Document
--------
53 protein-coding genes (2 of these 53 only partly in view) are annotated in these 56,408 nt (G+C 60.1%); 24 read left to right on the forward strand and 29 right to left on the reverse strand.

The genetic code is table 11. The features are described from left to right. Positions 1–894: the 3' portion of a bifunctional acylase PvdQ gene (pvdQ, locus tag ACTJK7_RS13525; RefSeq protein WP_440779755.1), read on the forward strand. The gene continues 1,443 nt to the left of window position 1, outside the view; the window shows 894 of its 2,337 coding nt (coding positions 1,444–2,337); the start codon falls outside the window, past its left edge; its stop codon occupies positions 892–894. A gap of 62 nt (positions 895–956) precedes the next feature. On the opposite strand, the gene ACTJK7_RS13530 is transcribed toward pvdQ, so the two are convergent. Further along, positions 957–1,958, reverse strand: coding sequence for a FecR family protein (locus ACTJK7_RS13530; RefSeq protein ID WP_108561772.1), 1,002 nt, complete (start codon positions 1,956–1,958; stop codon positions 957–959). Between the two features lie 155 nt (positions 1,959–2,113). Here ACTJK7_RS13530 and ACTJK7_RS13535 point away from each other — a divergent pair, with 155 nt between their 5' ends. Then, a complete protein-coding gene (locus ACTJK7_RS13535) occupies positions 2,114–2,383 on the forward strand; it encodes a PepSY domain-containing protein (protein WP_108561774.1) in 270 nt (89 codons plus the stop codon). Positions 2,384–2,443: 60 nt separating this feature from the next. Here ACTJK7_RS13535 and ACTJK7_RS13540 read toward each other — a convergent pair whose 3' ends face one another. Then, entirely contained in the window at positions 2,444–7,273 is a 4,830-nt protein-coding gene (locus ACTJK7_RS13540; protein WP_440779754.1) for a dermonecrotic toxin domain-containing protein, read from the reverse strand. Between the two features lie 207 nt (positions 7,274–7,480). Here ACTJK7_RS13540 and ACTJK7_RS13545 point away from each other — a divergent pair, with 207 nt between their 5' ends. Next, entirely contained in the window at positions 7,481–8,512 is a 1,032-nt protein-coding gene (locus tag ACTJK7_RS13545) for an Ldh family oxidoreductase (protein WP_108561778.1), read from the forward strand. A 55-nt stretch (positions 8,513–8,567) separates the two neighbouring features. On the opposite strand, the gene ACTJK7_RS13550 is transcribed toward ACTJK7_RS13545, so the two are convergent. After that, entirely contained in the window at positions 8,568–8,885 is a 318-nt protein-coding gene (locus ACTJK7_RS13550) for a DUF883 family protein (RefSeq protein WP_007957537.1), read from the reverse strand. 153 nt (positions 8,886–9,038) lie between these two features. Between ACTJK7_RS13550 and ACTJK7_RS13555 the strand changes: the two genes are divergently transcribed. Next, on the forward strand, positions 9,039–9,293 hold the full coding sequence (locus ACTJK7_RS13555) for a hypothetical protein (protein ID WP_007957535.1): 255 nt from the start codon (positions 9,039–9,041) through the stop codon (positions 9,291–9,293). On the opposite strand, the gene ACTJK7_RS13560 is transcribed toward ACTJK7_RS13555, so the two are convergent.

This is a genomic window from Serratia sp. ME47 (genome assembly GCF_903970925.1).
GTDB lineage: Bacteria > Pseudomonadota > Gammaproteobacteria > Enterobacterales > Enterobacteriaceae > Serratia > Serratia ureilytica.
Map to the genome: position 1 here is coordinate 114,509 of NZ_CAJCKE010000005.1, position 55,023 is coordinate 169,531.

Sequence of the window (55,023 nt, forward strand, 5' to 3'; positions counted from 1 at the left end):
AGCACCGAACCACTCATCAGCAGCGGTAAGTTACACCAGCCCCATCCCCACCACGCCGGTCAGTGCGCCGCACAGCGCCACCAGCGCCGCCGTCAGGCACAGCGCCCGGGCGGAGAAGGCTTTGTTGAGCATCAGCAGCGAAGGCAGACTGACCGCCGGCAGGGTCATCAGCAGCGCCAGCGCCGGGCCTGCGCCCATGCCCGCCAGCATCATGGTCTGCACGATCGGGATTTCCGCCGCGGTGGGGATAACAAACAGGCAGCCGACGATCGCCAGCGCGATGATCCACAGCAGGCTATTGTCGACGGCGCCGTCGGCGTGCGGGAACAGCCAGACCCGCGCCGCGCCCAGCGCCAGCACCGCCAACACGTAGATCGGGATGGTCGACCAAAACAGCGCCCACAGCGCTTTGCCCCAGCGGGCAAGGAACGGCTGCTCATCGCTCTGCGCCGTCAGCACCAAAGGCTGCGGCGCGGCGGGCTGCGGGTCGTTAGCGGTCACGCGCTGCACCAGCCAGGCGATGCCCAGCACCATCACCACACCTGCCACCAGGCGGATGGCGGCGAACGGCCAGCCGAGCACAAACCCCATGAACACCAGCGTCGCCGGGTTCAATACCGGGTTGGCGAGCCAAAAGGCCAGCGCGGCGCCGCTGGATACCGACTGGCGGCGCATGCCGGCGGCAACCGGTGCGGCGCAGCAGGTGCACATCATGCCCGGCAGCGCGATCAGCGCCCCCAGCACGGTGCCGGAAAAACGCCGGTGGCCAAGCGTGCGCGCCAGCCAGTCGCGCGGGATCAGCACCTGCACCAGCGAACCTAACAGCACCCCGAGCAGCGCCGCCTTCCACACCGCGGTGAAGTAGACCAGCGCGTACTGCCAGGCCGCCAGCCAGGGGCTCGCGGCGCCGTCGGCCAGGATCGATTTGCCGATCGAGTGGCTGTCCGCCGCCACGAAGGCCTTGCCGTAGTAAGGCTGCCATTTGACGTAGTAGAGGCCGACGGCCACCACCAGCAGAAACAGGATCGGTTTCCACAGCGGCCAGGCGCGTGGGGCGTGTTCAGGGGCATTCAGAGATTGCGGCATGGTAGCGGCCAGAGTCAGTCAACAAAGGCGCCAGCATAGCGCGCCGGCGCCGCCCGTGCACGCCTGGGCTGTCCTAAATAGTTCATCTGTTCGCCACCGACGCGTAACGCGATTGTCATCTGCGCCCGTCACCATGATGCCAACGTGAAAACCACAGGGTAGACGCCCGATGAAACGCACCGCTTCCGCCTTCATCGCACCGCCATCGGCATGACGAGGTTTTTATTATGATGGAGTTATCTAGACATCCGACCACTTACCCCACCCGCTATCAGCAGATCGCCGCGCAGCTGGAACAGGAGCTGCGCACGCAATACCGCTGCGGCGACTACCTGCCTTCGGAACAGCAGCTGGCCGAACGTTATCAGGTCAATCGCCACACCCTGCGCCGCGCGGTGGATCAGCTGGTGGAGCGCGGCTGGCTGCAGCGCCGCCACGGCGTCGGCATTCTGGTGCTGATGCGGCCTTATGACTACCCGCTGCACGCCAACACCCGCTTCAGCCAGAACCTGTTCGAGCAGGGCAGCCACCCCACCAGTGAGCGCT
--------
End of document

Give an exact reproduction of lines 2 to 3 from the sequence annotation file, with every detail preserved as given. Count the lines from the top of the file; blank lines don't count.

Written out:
The genetic code is table 11. The features are described from left to right. Positions 1–894: the 3' portion of a bifunctional acylase PvdQ gene (pvdQ, locus tag ACTJK7_RS13525; RefSeq protein WP_440779755.1), read on the forward strand. The gene continues 1,443 nt to the left of window position 1, outside the view; the window shows 894 of its 2,337 coding nt (coding positions 1,444–2,337); the start codon falls outside the window, past its left edge; its stop codon occupies positions 892–894. A gap of 62 nt (positions 895–956) precedes the next feature. On the opposite strand, the gene ACTJK7_RS13530 is transcribed toward pvdQ, so the two are convergent. Further along, positions 957–1,958, reverse strand: coding sequence for a FecR family protein (locus ACTJK7_RS13530; RefSeq protein ID WP_108561772.1), 1,002 nt, complete (start codon positions 1,956–1,958; stop codon positions 957–959). Between the two features lie 155 nt (positions 1,959–2,113). Here ACTJK7_RS13530 and ACTJK7_RS13535 point away from each other — a divergent pair, with 155 nt between their 5' ends. Then, a complete protein-coding gene (locus ACTJK7_RS13535) occupies positions 2,114–2,383 on the forward strand; it encodes a PepSY domain-containing protein (protein WP_108561774.1) in 270 nt (89 codons plus the stop codon). Positions 2,384–2,443: 60 nt separating this feature from the next. Here ACTJK7_RS13535 and ACTJK7_RS13540 read toward each other — a convergent pair whose 3' ends face one another. Then, entirely contained in the window at positions 2,444–7,273 is a 4,830-nt protein-coding gene (locus ACTJK7_RS13540; protein WP_440779754.1) for a dermonecrotic toxin domain-containing protein, read from the reverse strand. Between the two features lie 207 nt (positions 7,274–7,480). Here ACTJK7_RS13540 and ACTJK7_RS13545 point away from each other — a divergent pair, with 207 nt between their 5' ends. Next, entirely contained in the window at positions 7,481–8,512 is a 1,032-nt protein-coding gene (locus tag ACTJK7_RS13545) for an Ldh family oxidoreductase (protein WP_108561778.1), read from the forward strand. A 55-nt stretch (positions 8,513–8,567) separates the two neighbouring features. On the opposite strand, the gene ACTJK7_RS13550 is transcribed toward ACTJK7_RS13545, so the two are convergent. After that, entirely contained in the window at positions 8,568–8,885 is a 318-nt protein-coding gene (locus ACTJK7_RS13550) for a DUF883 family protein (RefSeq protein WP_007957537.1), read from the reverse strand. 153 nt (positions 8,886–9,038) lie between these two features. Between ACTJK7_RS13550 and ACTJK7_RS13555 the strand changes: the two genes are divergently transcribed. Next, on the forward strand, positions 9,039–9,293 hold the full coding sequence (locus ACTJK7_RS13555) for a hypothetical protein (protein ID WP_007957535.1): 255 nt from the start codon (positions 9,039–9,041) through the stop codon (positions 9,291–9,293). On the opposite strand, the gene ACTJK7_RS13560 is transcribed toward ACTJK7_RS13555, so the two are convergent.

This is a genomic window from Serratia sp. ME47 (genome assembly GCF_903970925.1).